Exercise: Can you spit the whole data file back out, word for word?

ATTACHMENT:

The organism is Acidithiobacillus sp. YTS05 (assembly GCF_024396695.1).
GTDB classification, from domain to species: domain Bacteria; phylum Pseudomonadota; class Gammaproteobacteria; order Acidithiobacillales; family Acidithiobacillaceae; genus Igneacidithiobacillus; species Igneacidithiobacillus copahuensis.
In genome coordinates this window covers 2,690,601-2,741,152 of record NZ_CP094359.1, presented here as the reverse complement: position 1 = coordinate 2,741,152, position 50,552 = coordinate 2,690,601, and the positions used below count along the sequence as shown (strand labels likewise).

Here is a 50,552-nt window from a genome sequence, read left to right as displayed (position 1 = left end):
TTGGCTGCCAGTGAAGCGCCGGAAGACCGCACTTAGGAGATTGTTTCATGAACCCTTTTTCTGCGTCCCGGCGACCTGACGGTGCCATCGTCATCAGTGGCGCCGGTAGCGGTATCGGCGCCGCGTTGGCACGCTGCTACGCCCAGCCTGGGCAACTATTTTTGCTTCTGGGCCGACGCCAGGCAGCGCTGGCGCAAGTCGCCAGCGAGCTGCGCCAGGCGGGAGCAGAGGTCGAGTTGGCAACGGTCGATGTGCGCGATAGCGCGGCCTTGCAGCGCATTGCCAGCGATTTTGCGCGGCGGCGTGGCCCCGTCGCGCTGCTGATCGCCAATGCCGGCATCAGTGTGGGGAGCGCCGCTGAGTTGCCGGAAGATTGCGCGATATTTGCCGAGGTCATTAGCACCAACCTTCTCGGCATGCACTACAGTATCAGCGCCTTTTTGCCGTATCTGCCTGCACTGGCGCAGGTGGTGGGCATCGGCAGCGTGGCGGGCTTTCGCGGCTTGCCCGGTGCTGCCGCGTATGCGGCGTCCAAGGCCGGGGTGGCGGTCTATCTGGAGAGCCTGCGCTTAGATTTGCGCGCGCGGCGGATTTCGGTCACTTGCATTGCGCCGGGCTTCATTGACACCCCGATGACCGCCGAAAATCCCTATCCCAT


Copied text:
The organism is Acidithiobacillus sp. YTS05 (assembly GCF_024396695.1).
GTDB classification, from domain to species: domain Bacteria; phylum Pseudomonadota; class Gammaproteobacteria; order Acidithiobacillales; family Acidithiobacillaceae; genus Igneacidithiobacillus; species Igneacidithiobacillus copahuensis.
In genome coordinates this window covers 2,690,601-2,741,152 of record NZ_CP094359.1, presented here as the reverse complement: position 1 = coordinate 2,741,152, position 50,552 = coordinate 2,690,601, and the positions used below count along the sequence as shown (strand labels likewise).

Here is a 50,552-nt window from a genome sequence, read left to right as displayed (position 1 = left end):
TTGGCTGCCAGTGAAGCGCCGGAAGACCGCACTTAGGAGATTGTTTCATGAACCCTTTTTCTGCGTCCCGGCGACCTGACGGTGCCATCGTCATCAGTGGCGCCGGTAGCGGTATCGGCGCCGCGTTGGCACGCTGCTACGCCCAGCCTGGGCAACTATTTTTGCTTCTGGGCCGACGCCAGGCAGCGCTGGCGCAAGTCGCCAGCGAGCTGCGCCAGGCGGGAGCAGAGGTCGAGTTGGCAACGGTCGATGTGCGCGATAGCGCGGCCTTGCAGCGCATTGCCAGCGATTTTGCGCGGCGGCGTGGCCCCGTCGCGCTGCTGATCGCCAATGCCGGCATCAGTGTGGGGAGCGCCGCTGAGTTGCCGGAAGATTGCGCGATATTTGCCGAGGTCATTAGCACCAACCTTCTCGGCATGCACTACAGTATCAGCGCCTTTTTGCCGTATCTGCCTGCACTGGCGCAGGTGGTGGGCATCGGCAGCGTGGCGGGCTTTCGCGGCTTGCCCGGTGCTGCCGCGTATGCGGCGTCCAAGGCCGGGGTGGCGGTCTATCTGGAGAGCCTGCGCTTAGATTTGCGCGCGCGGCGGATTTCGGTCACTTGCATTGCGCCGGGCTTCATTGACACCCCGATGACCGCCGAAAATCCCTATCCCAT